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Deal Me In: Is Free Bet Blackjack really a freebie?31 October 2014
The variant of the blackjack game that you e-mailed me about is called "Free Bet Blackjack." It’s free, Bert, to the extent that with your initial wager, the casino forks over the money needed for your double-downs and split wagers.
On this modified version, standard blackjack rules and table minimums/maximums apply, and blackjacks pay 3:2 on a six-deck shoe. On a single deck game – not advised – blackjacks pay only 6:5.
As everyone knows, there is no such thing as something for nothing. You always pay a price. So yes, Bert, there is a trade-off for the “free.” If the dealer gets a 22, all wagers left standing push instead of it being a win for the player.
Here are some of the generalized rules for Free Bet Blackjack.
• Free double-downs on a hard 9, 10 or 11.
• Free splits on all pairs except 10s and 4s.
• You get up to four free re-splits, including Aces.
• You get a free double-down after your free splits.
• Finally, with your own money, you can double down on other hands, including after a split, even if it’s a free split.
An example of what “free” means, anytime you reach a hard total of 9, 10 or 11 (including drawing cards in some casinos), you can double down on the house's dime and your regular wager is matched by the casino. The dealer will place a distinct button on the layout, and if your hand wins, that button is paid the same amount as your original wager.
As for some simplified basic strategy, you will want to double down for free on 9, 10 or l1 against any dealer up-card. Likewise, split – for free – on any pair except on 5s (you would double instead), and on 10s, where you would just stand.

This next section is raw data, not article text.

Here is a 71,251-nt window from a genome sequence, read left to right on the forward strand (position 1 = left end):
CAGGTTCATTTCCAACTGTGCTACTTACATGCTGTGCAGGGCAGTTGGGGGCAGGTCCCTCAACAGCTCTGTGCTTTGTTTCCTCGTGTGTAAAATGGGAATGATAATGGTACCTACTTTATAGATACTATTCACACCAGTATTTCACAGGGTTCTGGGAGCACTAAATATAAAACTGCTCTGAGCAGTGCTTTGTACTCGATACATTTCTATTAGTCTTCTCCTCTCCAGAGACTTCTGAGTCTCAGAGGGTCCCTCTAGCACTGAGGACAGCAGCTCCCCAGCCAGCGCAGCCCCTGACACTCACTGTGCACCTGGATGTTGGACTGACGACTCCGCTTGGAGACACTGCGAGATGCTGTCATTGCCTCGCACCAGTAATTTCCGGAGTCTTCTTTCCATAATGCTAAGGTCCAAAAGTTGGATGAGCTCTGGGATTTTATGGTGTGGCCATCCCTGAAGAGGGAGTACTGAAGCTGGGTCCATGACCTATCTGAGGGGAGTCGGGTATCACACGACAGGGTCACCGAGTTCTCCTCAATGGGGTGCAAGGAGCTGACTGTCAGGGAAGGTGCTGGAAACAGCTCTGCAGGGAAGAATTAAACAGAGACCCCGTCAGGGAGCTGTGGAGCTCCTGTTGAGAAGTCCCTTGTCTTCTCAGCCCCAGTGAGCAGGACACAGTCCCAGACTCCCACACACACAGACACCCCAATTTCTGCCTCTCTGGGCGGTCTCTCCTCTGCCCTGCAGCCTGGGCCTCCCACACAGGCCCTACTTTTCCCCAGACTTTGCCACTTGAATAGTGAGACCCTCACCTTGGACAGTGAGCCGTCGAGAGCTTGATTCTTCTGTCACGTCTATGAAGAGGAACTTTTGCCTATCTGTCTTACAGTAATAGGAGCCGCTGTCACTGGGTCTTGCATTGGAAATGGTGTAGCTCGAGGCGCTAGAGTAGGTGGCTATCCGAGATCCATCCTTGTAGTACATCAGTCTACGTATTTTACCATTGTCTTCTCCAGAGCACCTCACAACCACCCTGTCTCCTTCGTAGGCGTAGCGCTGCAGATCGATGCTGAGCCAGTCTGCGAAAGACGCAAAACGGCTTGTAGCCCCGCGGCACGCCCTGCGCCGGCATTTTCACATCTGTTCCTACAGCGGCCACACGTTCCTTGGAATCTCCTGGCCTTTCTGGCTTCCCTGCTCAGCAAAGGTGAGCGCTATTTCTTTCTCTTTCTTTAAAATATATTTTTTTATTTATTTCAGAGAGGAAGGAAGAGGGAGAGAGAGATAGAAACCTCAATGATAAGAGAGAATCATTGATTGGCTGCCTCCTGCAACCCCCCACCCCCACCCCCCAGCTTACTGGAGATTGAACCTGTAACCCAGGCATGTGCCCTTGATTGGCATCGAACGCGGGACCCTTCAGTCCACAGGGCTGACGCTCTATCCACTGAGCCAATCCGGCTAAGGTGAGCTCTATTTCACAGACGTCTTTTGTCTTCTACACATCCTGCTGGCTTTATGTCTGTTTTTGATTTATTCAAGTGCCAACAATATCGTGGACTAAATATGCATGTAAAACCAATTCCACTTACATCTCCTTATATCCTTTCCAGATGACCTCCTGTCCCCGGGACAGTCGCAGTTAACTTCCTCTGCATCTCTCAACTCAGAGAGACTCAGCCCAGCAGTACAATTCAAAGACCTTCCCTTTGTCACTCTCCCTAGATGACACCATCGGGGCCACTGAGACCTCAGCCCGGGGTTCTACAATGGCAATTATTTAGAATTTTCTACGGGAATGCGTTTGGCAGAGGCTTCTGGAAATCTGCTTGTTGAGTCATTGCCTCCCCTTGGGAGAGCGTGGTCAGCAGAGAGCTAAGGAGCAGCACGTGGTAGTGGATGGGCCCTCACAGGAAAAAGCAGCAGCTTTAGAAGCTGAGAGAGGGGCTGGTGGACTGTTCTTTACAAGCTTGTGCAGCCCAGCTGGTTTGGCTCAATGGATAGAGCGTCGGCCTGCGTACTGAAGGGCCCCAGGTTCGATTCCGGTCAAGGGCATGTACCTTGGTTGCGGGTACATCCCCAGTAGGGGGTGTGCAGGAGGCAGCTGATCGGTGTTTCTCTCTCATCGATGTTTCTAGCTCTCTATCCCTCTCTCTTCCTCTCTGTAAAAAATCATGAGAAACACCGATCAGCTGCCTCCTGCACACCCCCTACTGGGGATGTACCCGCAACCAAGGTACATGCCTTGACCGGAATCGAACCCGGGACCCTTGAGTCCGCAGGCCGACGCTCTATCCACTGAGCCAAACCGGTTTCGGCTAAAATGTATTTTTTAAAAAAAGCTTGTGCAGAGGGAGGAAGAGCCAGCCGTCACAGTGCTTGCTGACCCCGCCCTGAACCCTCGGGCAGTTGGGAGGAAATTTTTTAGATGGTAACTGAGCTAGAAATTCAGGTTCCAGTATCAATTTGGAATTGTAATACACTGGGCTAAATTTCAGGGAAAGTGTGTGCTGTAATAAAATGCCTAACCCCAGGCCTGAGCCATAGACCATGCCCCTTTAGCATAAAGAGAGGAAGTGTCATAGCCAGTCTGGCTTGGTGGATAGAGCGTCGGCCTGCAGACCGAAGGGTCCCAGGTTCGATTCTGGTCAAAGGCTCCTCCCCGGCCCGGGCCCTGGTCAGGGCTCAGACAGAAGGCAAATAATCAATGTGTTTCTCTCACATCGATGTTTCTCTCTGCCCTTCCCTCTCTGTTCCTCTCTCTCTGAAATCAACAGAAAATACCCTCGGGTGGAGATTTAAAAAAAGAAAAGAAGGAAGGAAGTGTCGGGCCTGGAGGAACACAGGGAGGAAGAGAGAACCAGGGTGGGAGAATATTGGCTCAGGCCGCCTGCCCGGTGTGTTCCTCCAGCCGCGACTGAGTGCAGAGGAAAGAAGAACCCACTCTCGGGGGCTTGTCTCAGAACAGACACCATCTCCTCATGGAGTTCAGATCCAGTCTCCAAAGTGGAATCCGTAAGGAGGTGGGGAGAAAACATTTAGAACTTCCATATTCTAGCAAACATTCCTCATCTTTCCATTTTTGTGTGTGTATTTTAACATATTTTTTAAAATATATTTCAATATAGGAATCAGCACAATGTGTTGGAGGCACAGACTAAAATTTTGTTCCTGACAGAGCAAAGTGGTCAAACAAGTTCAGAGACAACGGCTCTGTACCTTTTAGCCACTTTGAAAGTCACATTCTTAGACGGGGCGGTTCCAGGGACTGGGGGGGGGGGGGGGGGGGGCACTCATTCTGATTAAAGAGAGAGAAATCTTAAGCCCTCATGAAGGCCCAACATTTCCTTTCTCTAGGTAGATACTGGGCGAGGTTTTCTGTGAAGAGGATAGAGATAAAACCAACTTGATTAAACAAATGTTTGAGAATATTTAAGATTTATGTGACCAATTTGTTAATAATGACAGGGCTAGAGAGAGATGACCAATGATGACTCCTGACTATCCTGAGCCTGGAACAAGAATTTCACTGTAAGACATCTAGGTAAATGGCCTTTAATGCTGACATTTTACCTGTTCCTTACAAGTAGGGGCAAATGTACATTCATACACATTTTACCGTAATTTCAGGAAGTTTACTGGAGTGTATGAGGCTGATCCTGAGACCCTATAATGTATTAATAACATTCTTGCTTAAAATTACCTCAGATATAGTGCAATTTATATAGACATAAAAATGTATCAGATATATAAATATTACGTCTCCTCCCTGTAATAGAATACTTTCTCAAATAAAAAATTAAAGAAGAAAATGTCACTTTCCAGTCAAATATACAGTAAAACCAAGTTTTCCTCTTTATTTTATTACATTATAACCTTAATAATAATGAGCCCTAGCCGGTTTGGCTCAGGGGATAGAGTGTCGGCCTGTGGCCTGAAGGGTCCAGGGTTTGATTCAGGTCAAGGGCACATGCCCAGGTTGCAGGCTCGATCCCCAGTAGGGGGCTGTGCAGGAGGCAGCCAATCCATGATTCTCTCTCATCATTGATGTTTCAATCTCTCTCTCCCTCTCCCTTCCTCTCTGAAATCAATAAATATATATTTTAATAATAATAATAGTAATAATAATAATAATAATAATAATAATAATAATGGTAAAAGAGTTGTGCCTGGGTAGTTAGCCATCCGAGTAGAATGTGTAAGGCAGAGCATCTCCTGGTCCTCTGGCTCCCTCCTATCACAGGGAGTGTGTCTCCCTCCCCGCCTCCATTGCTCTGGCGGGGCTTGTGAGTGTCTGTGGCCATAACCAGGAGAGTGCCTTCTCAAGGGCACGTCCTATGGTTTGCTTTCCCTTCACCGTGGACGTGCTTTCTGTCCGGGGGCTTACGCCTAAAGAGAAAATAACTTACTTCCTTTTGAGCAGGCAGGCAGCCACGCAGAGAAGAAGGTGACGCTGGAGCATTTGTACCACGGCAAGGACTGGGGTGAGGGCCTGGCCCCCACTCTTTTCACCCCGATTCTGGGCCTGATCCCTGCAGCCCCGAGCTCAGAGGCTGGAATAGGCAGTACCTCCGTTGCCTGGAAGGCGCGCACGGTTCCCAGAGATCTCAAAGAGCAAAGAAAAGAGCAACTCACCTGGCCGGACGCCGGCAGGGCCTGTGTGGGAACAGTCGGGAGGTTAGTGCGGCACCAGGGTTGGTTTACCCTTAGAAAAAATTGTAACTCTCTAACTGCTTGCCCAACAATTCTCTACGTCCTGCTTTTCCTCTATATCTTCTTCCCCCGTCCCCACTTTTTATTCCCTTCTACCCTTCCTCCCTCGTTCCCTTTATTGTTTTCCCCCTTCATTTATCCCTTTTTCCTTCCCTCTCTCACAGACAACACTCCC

With a much simpler basic strategy than your typical blackjack game, the house edge on this game is approximately 1 percent. I’d say that’s not too shabby for the added fun this game seems to provide. Heck, why not. I’m giving this game, Bert, two thumbs up.
Dear Mark: In regards to your column last week about Wide Area Progressive machines, you stated that “As for long-term paybacks, they are consistent, as casino A would not allow casino B to offer a higher long-term payback.” Am I to assume that also means I have the same chance of hitting the progressive jackpot in casino A as in casino B? Susan L.
Well, Susan, each machine on the linked network has the same likelihood of hitting those super-sized jackpots.
However, if a large casino has more machines linked on the Wide Area Progressive than a smaller casino does, it is more likely that the progressive will hit in the larger casino. This is strictly because of the number of connected machines the larger casino has on its floor.
Gambling Wisdom of the Week: “The difference between your one or two-tenths of a percent, and my five-tenths of a percent is just a matter of time.” – John Gollehon, A Gambler's Bedside Reader (1998)
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